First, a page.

New drug candidate starves dormant cancer cells

February 18, 2014

In a study published in Nature Communications, researchers at Karolinska Institutet and Uppsala University in Sweden present a new drug candidate, which selectively kills dormant cells within a cancer tumour through starvation. These tumour cells, which are found in less oxygenated parts of solid tumours, are resistant to conventional treatments.

In solid tumours larger than a few millimetres, there is usually a lack of both oxygen and nutrients due to insufficient blood vessel growth. This in turn results in falling into a state of dormancy. After treatment, such dormant cells will start to divide and tumours will grow. This phenomenon therefore contributes to resistance of solid tumour to radio- and chemotherapy.

In their newly published study, the researchers show that cancer cells located in tumour regions that are poorly oxygenated and lack nutrition are unable to compensate for deficient mitochondrial energy production.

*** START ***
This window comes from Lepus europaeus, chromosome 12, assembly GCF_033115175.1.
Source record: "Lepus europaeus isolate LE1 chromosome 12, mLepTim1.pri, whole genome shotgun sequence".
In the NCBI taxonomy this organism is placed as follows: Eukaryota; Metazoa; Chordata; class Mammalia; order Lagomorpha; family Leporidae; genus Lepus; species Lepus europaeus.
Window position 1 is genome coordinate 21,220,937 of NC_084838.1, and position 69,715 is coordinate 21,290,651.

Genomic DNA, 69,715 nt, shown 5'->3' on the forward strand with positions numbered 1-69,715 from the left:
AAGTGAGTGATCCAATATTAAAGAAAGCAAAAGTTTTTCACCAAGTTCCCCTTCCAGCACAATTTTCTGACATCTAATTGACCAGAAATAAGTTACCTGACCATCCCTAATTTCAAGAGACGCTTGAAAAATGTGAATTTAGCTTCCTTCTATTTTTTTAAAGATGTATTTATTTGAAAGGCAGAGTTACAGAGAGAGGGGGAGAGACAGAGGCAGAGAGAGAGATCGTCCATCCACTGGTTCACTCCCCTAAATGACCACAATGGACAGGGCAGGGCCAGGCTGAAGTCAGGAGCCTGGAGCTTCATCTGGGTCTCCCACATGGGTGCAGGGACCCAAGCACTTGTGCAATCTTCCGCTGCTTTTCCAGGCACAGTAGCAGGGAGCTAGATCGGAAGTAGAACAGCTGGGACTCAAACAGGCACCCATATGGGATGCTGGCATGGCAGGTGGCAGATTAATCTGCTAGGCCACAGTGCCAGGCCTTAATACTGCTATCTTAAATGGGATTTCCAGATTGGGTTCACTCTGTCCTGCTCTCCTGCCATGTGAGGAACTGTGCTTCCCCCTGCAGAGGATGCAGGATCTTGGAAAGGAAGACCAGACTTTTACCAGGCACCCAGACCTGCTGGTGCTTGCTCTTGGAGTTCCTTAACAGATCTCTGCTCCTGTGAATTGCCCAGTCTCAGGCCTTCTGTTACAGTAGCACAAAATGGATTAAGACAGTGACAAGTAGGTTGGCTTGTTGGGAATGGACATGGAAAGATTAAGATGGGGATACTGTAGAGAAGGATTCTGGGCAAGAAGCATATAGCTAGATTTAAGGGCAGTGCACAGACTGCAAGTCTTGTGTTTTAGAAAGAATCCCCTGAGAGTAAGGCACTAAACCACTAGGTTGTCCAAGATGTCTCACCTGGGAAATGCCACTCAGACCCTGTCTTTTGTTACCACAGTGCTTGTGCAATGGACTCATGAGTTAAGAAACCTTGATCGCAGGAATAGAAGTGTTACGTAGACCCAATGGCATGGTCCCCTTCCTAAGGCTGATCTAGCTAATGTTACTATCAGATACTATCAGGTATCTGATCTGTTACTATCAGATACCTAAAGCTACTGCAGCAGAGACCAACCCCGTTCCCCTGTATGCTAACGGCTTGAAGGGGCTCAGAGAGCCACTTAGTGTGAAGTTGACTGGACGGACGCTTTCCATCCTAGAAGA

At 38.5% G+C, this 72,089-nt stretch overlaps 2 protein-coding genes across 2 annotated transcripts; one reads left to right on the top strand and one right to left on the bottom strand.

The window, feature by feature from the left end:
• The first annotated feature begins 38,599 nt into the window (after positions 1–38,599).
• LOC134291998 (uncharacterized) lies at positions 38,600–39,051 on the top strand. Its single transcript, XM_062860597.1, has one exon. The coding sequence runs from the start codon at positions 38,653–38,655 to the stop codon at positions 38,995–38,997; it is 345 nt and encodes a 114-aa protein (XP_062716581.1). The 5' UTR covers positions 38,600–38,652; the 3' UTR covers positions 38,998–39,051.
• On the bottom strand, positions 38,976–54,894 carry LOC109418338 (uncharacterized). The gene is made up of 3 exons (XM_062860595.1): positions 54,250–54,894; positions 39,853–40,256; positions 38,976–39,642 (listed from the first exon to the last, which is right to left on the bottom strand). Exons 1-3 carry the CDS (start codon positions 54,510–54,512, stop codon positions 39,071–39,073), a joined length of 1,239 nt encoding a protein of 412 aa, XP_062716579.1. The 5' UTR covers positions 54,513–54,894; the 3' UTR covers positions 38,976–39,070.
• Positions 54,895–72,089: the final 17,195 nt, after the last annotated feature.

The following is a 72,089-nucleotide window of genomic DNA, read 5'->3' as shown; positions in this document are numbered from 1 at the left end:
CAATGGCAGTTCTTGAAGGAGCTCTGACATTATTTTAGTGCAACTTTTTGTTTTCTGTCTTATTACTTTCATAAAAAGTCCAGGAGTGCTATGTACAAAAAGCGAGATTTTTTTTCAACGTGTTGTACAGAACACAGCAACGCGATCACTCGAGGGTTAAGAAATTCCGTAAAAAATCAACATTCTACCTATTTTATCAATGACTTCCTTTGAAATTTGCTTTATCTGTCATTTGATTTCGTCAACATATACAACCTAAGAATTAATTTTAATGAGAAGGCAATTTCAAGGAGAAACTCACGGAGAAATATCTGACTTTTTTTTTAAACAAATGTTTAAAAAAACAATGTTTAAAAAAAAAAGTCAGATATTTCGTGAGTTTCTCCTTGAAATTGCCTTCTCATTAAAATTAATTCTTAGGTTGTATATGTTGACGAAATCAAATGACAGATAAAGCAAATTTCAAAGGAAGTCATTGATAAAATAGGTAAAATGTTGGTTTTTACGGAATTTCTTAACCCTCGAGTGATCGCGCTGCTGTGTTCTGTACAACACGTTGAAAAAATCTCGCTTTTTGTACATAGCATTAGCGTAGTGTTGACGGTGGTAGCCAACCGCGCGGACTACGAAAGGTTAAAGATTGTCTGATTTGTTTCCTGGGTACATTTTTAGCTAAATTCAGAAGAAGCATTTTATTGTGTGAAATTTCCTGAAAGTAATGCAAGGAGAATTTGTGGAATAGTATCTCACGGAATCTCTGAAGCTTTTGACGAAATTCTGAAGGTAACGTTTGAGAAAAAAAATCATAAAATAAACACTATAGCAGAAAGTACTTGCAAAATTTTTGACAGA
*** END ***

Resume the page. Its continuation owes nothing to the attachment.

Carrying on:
"We have identified a small molecule that we call VLX600, which in various in vitro and in vivo models has proven effective against dormant colon cancer cells that are otherwise very difficult to treat. VLX600 is a mild inhibitor of mitochondrial respiration, and we have found that dormant cancer cells have a limited possibility to compensate decreased mitochondrial function by increased glycolysis. The dormant cancer cells therefore die by starvation" says Stig Linder, the professor of experimental oncology leading the study.

Explore further: Acidic tumour pH inhibits drug effect

More information: "Induction of mitochondrial dysfunction as a strategy for targeting tumour cells in metabolically compromised microenvironments", Xiaonan Zhang, Mårten Fryknäs, Emma Hernlund,Walid Fayad, Angelo De Milito, Maria Hägg Olofsson,Vladimir Gogvadze, Long Dang, Sven Påhlman, Leoni A. Kunz Schughart, Linda Rickardson, Padraig D'Arcy, Joachim Gullbo, Peter Nygren, Rolf Larsson2 & Stig Linder, Nature Communications, online 18 February 2014, DOI: 10.1038/ncomms4295

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